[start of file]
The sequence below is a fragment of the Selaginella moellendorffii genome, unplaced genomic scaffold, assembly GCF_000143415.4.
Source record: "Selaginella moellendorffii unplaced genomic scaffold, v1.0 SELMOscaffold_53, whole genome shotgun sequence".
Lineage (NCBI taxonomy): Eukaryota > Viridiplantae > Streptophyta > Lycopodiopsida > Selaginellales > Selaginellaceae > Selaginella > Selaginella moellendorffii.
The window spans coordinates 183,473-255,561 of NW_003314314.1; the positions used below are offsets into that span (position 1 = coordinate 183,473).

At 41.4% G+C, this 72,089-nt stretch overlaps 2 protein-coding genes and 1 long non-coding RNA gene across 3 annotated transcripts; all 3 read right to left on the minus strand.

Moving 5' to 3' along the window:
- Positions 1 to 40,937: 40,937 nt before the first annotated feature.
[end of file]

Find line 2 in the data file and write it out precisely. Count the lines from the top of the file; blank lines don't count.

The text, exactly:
Source record: "Selaginella moellendorffii unplaced genomic scaffold, v1.0 SELMOscaffold_53, whole genome shotgun sequence".